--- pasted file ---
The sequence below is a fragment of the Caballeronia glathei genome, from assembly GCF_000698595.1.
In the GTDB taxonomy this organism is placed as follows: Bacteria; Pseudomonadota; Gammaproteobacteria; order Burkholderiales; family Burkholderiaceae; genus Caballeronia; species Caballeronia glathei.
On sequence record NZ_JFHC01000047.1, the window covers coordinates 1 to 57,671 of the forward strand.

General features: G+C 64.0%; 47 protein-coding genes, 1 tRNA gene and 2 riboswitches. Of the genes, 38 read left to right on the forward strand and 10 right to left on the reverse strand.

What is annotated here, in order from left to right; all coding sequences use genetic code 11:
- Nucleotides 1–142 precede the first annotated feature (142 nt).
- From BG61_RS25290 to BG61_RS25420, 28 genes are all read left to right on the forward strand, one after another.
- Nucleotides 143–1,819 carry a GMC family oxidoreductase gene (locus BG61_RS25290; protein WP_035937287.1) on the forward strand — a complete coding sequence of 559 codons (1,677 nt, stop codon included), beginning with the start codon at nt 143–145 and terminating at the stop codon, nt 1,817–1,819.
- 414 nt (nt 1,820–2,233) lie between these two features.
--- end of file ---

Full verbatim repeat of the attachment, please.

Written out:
The sequence below is a fragment of the Caballeronia glathei genome, from assembly GCF_000698595.1.
In the GTDB taxonomy this organism is placed as follows: Bacteria; Pseudomonadota; Gammaproteobacteria; order Burkholderiales; family Burkholderiaceae; genus Caballeronia; species Caballeronia glathei.
On sequence record NZ_JFHC01000047.1, the window covers coordinates 1 to 57,671 of the forward strand.

General features: G+C 64.0%; 47 protein-coding genes, 1 tRNA gene and 2 riboswitches. Of the genes, 38 read left to right on the forward strand and 10 right to left on the reverse strand.

What is annotated here, in order from left to right; all coding sequences use genetic code 11:
- Nucleotides 1–142 precede the first annotated feature (142 nt).
- From BG61_RS25290 to BG61_RS25420, 28 genes are all read left to right on the forward strand, one after another.
- Nucleotides 143–1,819 carry a GMC family oxidoreductase gene (locus BG61_RS25290; protein WP_035937287.1) on the forward strand — a complete coding sequence of 559 codons (1,677 nt, stop codon included), beginning with the start codon at nt 143–145 and terminating at the stop codon, nt 1,817–1,819.
- 414 nt (nt 1,820–2,233) lie between these two features.